October 2019

  • 9
  • Wednesday, 9. October 2019 - 19:00
    TALK
    “One just has to collect everything”: African Fragments in Colonial Collecting Institutions, Resistance and Restitution.
    Dag Henrichsen, Basler Afrika Bibliographien

    TALK





    “One just has to collect everything”: African Fragments in Colonial Collecting Institutions, Resistance and Restitution.


    Was it really necessary to collect everything? Colonial collecting institutions such as museums and archives were once characterised by utopias as much as they were by their enormous accumulations of objects and documents. Today they assemble fragments that are politically significant due to their colonial appropriation histories and because they are objects of restitution claims between nations.Which background stories can be told from the perspective of the societies of origin, from a time before these artistic and cultural artefacts and human remains became fragmented? In this talk, Dag Henrichsen considers current developments in the Namibian societies of origin to locate the current restitution debate in history and emphasise the significance of colonial collecting archives themselves as historical sources.


    Dr Dag Henrichsen has been based at Basler Afrika Bibliographien since 1995. Currently he is engaged in setting up a department on academic relationships and special projects. He has authored numerous publications on Namibian history and the history of African (audio-visual) archives and collections. Moreover, he teaches on a regular basis in the history department at the University of Basel.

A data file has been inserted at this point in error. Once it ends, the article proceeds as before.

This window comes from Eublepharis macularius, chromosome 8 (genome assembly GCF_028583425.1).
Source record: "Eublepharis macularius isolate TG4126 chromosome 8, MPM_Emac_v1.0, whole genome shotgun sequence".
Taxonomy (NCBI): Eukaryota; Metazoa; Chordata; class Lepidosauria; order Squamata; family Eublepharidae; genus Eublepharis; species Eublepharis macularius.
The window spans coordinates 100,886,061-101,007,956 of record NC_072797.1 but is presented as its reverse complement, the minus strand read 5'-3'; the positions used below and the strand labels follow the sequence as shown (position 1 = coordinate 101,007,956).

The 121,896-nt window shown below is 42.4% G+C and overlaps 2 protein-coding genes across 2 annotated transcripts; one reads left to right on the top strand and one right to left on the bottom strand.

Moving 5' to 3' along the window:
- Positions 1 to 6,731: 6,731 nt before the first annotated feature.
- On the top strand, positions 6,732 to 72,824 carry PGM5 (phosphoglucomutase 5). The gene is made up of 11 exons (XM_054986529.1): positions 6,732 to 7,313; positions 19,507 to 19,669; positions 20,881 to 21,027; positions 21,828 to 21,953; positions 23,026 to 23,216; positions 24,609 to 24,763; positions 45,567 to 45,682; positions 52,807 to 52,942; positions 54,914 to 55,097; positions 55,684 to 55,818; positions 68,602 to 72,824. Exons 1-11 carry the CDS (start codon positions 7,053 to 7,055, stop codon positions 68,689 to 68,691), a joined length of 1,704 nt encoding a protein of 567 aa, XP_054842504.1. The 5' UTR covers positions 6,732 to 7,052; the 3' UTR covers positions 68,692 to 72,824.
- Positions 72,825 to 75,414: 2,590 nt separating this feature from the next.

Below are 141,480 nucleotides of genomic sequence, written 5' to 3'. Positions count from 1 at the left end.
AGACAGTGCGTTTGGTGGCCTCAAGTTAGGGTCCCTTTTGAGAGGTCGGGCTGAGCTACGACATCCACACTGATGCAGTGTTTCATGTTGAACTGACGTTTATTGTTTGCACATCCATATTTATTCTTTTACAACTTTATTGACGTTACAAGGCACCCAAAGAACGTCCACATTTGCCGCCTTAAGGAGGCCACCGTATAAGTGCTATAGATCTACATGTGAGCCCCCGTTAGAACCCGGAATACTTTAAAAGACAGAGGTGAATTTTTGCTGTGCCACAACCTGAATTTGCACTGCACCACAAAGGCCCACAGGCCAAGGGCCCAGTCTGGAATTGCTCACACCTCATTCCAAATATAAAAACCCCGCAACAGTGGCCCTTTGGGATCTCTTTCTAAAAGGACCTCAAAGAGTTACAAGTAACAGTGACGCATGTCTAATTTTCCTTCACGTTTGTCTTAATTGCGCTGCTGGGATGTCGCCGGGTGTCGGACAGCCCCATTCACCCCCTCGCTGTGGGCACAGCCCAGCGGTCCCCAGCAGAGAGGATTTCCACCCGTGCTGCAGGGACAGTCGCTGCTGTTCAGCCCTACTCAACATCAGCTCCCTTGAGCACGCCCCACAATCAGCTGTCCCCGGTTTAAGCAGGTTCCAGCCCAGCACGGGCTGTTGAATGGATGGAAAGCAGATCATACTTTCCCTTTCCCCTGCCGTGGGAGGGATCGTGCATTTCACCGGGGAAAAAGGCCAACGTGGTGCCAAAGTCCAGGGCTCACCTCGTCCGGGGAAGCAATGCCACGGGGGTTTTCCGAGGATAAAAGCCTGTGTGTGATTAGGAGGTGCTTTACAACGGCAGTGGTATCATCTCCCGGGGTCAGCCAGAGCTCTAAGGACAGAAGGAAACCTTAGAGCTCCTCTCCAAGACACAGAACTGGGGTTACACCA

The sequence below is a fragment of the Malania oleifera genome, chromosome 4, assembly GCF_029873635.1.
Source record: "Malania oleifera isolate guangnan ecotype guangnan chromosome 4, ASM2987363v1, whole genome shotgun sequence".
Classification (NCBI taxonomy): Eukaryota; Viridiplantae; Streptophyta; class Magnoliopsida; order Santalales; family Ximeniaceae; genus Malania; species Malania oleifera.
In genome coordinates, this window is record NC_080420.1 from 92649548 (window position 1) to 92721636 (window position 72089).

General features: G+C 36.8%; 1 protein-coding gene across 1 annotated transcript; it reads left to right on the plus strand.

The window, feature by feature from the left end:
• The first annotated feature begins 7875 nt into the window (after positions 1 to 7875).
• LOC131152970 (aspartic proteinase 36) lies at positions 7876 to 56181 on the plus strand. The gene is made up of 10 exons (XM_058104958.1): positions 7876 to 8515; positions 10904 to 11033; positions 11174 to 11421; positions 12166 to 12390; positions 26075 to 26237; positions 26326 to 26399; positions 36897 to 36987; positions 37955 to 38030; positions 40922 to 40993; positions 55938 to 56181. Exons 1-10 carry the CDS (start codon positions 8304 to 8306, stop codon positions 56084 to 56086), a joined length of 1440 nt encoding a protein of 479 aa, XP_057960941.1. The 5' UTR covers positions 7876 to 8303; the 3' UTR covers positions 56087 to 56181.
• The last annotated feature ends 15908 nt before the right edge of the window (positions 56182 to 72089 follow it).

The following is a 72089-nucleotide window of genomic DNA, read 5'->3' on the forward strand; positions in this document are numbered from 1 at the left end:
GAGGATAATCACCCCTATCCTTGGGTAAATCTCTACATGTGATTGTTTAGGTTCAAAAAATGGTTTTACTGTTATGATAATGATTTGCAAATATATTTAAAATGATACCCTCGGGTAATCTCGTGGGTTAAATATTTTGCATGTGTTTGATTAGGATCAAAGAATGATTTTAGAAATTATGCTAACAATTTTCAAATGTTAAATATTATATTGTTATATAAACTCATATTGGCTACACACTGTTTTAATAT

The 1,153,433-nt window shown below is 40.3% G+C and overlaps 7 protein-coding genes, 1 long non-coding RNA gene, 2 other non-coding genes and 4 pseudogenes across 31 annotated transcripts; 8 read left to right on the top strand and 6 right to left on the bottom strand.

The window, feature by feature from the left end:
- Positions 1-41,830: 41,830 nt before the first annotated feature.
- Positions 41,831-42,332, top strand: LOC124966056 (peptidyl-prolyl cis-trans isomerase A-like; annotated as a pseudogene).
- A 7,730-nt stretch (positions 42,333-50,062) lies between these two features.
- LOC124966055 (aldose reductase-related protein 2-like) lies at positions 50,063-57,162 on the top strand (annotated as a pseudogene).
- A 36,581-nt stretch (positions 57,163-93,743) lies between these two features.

Weltkulturen Labor, Schaumainkai 37
    5€ / 2,50€

     
  • 23
  • 26
  • 27
  • Wednesday, 23. October 2019 - 19:00
    EXHIBITION OPENING
    “WORLDS IN MOTION. Narrating Migration”
    EXHIBITION OPENING

    The Weltkulturen Museum is delighted to invite you and your friends to the opening of the exhibition “WORLDS IN MOTION. Narrating Migration”.


    People have always been on the move, all around the world. As they move, they also take with them their lifestyles, language, music, and arts and crafts. Much of what is reputedly ‘authentic’ for a culture turns out, at second glance, to be an ‘import’. Starting from its own collections, the Weltkulturen Museum raises associative questions highlighting how the world’s diversity of cultures has always existed in a process of exchange. From historical settlement movements, labour migration or globalisation – people and their diverse cultures have always been in a process of constant exchange. Is migration really only a reaction to or a cause of problems – or far more a key driver for new forms of community in a constantly changing world?


    With speeches by Dr. Ina Hartwig (Deputy Mayor in Charge of Culture, Frankfurt am Main)and Dr. Eva Ch. Raabe (Director at the Weltkulturen Museum). Greetings from the artist collective Teru (Co-Curators MAHINA, Netherlands) and musical performances by Bridges – Music connects (Frankfurt am Main).


    Artists and participants: